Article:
Thomas Smith of Derby (Derby c. 1720 - 1767 Bristol) A view ...





Thomas Smith of Derby (Derby c. 1720 - 1767 Bristol)
A view of Oxford looking across from the Southern Edge of Christ Church Meadows with figures
Oil on canvas
Signed, 'Thos Smith'

Hailed by his contemporaries as a landscape painter on a par with Salvator Rosa, Claude, Poussin and Vernet, Thomas Smith of Derby appears to have been the, largely self-taught, son of the currier.

Smith was one of the first artists to specialise in beautiful and accurately observed depictions of the English countryside. In fact, he would  remain in and around Derby for most of his life, to the point of becoming synonymous with the place. In 1741 he married a lady called Hannah, most likely Hannah Sylvester, and they had four children together, including the renowned painter John Raphael Smith (1751 - 1812) and the miniaturist Thomas Corregio Smith. Their daughter Sophia also became an artist. 

During his own formative years Smith is thought to have come into contact with the works of itinerant landscape painters like Jan Siberechts, Leonard Knyff and Pieter Tillemans, all of whom worked, albeit at different times, for the Earl and Dukes of Devonshire at Chatsworth. He may well have seen landscapes by John Wotton and his pupil George Lambert in other local collections. Judging by his treatment of trees and foliage it would appear that he had been further influenced by Italian and Netherlandish artists, and we know that collected, and sometimes dealt in, such paintings himself in later life.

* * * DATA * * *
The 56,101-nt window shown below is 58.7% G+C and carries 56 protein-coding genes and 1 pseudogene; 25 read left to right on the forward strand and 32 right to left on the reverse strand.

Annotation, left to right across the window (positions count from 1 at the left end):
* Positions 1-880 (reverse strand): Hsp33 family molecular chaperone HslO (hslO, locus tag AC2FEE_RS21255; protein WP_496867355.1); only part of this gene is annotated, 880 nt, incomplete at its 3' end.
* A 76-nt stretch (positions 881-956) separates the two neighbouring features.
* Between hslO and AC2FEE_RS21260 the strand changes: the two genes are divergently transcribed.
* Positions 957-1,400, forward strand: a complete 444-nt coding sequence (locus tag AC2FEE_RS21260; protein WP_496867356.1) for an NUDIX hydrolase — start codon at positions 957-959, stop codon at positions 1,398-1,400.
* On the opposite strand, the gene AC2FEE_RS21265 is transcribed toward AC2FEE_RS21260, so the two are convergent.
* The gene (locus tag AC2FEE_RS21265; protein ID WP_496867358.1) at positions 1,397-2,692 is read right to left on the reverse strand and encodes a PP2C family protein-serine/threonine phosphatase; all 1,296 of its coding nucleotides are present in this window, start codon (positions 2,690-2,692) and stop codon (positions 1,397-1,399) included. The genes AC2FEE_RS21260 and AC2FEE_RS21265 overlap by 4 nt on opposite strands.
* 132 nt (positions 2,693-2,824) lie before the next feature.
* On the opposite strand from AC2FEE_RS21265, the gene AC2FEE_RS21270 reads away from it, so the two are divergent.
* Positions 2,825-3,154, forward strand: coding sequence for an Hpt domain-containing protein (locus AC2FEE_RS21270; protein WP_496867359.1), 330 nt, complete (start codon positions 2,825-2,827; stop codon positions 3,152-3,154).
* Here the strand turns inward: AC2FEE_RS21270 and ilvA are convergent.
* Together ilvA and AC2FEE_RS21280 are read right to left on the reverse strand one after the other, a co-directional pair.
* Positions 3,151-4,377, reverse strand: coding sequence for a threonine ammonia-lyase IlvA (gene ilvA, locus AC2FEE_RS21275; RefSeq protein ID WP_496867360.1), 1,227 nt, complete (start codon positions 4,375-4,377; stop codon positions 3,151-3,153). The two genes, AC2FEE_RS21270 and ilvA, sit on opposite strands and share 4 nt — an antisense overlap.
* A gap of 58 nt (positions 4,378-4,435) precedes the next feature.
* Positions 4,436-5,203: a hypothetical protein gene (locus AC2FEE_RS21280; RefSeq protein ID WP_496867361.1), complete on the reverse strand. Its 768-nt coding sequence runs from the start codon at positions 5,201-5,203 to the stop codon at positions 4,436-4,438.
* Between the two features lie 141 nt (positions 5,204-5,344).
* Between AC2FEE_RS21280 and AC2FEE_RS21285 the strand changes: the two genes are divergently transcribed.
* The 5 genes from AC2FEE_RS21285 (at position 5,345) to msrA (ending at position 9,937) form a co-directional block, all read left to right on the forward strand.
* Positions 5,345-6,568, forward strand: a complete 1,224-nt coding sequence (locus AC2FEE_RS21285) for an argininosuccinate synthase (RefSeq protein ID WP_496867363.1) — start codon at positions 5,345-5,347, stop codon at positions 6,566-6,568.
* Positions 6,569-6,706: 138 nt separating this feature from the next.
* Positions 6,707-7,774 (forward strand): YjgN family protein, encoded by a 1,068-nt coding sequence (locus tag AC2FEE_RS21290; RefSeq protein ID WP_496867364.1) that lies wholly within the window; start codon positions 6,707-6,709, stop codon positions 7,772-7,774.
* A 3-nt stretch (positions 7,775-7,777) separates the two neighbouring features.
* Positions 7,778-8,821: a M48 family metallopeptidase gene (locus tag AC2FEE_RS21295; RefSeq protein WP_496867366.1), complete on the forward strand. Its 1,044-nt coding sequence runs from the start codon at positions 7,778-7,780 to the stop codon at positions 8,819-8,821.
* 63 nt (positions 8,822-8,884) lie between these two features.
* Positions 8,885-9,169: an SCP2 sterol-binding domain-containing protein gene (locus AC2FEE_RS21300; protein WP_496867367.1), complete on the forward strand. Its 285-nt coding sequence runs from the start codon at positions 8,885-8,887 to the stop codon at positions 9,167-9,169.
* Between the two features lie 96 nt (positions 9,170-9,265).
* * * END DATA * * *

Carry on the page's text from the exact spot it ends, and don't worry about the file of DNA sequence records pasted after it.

To enable wider distribution Smith's works, starting with his landscapes of the Peak District, were reproduced as series of engravings, initially by himself and subsequently by some of the best engravers of the time; established names such as French Huguenot refugee François Vivares, with whom Smith would collaborate throughout his life, and Gérard Scotin, another Huguenot settler, who would go on to engrave some of the Hogarth's famous series Marriage a la Mode. The artist very rarely signed his oil paintings, presumably because they were intended for engraving (by which time his authorship would be acknowledged by the engraver). 

He kept most of his original works with him until he died in 1767 at the Hot Wells, Bristol, after which they were sold off in two major auctions, the latter taking place in the Great Piazza, Covent Garden, in February 1769.

Thomas Smith lived in Bridge Gate in Derby and is known to have exhibited at the Society of Artists and the Free Society of Artists from 1760 to 1767. 

(Canvas) 27.25 in. (H) x 48.25 in. (W)
(Frame) 51.75 in. (H) x 30.4 in. (W)

Auction Date: 29th Jun 2023 at 2pm

Fees apply to the hammer price:

Room and Absentee Bids:
1 to 450000: 30% inc VAT*
450001 to 4000000: 24% inc VAT*
4000001+: 18% inc VAT*
Online and Autobids:
1 to 450000: 30% inc VAT*
450001 to 4000000: 24% inc VAT*
4000001+: 18% inc VAT*
*These fees include buyers premiums and internet surcharges.
Please see the auctioneers terms & conditions for more information

Other Lots in this Auction

Sale Dates:
29th Jun 2023 2pm (Lots 1 to 344)